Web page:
The fourth key is to implement systems that support tracking and measuring success to manage expectations. Some of the most profitable businesses develop a comprehensive standard operating procedures manual to detail and document communications, processes, and policies. It is important to goal set, forecast, and measure sales with periodic reports. This is one area where the Texas team made real progress.

Software can be a great asset as companies endeavor to track and measure success. Purchasing software, however, can be a challenge and the integration of accounting, service management, and sales software, with a true CRM front end, is often overwhelming. For this reason, I advise against contractors setting out to purchase or expand software use without knowing how the marketing, sales, and service systems in their company work.

The fifth key is the right compensation package for the right candidates. I’m not sure that anyone is ready to completely open this can of worms - least of all me - but let’s cover some of the highlights, including key mistakes that contractors make when considering the right or fair compensation package. Here is a big hint. The best packages that help motivate salespeople and yet protect the company assets include a base pay, incentives, commissions, and detailed plans for achieving the sales goal as well as delivering on the specific behavior objectives. It all begins with the right person for sales. Some other strategies for attaining the right candidate include continuous recruitment, receiving résumés, interviewing in person, testing for aptitude and personality traits, team interviewing, and providing a written offer with base and commissions details and expectations.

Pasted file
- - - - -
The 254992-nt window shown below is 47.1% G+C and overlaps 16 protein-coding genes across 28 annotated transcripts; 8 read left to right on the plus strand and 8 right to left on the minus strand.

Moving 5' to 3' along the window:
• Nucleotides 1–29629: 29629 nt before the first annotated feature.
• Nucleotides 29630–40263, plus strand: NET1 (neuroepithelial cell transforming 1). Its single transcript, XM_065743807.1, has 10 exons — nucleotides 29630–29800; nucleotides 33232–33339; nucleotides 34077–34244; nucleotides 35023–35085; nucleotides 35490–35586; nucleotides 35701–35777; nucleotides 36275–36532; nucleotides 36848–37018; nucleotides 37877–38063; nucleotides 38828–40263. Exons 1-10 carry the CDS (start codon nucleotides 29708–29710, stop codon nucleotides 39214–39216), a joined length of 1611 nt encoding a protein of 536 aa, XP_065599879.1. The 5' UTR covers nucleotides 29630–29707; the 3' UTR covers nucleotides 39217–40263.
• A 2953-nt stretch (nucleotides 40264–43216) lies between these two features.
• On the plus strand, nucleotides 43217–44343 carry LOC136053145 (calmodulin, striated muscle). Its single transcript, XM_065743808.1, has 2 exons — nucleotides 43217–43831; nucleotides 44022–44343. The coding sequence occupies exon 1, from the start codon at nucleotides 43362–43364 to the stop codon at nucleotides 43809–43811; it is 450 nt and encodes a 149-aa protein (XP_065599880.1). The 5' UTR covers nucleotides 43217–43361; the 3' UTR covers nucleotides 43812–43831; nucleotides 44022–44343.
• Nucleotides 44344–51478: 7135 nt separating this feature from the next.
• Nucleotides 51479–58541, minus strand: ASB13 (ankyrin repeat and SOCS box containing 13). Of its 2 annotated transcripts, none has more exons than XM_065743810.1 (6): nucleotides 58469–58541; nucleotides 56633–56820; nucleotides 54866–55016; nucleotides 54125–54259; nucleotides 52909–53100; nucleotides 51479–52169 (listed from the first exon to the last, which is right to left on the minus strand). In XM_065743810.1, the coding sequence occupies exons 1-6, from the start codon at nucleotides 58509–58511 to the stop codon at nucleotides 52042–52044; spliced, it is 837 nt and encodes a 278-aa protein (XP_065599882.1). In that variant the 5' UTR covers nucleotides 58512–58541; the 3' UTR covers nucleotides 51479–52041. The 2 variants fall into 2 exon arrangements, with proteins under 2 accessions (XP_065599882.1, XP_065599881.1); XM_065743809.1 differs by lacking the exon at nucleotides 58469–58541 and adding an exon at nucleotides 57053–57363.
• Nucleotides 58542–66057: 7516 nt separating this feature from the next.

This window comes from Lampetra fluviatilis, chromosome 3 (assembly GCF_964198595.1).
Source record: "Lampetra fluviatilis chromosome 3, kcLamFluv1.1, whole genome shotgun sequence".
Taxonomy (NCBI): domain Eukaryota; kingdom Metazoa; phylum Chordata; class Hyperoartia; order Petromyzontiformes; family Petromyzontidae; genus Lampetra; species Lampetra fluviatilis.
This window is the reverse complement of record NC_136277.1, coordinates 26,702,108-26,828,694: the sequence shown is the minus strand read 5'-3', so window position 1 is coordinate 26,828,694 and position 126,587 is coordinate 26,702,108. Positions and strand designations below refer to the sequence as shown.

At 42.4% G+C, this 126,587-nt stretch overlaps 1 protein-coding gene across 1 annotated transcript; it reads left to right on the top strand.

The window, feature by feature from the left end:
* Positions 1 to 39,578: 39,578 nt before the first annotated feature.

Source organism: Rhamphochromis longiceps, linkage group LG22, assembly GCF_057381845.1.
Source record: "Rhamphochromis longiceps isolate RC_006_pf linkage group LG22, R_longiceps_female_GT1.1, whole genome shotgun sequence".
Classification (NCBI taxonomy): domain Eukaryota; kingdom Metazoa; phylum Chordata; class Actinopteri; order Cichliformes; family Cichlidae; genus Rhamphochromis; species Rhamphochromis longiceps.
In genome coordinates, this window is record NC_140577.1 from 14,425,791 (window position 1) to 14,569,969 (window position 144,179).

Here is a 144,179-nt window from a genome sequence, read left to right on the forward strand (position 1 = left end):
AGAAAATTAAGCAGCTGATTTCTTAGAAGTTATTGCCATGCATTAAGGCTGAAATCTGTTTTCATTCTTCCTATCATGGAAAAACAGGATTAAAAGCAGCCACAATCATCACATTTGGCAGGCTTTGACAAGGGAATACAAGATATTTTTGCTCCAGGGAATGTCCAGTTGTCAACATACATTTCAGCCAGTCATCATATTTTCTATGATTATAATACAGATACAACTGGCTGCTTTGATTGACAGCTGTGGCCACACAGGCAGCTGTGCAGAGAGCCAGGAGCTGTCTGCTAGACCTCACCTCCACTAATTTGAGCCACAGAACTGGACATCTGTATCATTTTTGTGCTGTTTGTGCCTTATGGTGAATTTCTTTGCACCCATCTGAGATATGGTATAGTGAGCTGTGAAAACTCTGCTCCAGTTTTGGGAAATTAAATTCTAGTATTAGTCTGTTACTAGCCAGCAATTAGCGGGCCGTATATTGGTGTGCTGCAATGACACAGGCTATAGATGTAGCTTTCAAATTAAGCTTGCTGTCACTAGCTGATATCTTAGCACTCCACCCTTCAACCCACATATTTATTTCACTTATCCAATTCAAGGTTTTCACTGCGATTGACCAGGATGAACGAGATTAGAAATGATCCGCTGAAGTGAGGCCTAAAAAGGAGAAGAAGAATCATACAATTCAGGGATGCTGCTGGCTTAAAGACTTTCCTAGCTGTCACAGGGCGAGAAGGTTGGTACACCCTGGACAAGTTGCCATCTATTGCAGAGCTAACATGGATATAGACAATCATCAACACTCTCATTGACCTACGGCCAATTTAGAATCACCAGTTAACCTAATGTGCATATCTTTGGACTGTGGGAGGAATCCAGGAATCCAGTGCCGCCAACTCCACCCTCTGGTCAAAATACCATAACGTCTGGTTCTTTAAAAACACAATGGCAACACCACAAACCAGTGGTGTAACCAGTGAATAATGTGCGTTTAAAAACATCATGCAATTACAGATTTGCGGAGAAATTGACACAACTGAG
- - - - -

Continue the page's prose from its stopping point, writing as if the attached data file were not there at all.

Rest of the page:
I’ve heard it said that, “Your salespeople are the first product, so positioning them, arming them, and helping them understand the market are extremely important, and to not do so is extremely expensive.” Take the time in your business to examine these five critical areas in light of each other to help avoid the pitfalls and costly decision mistakes commonly made.

Publication date:01/26/2009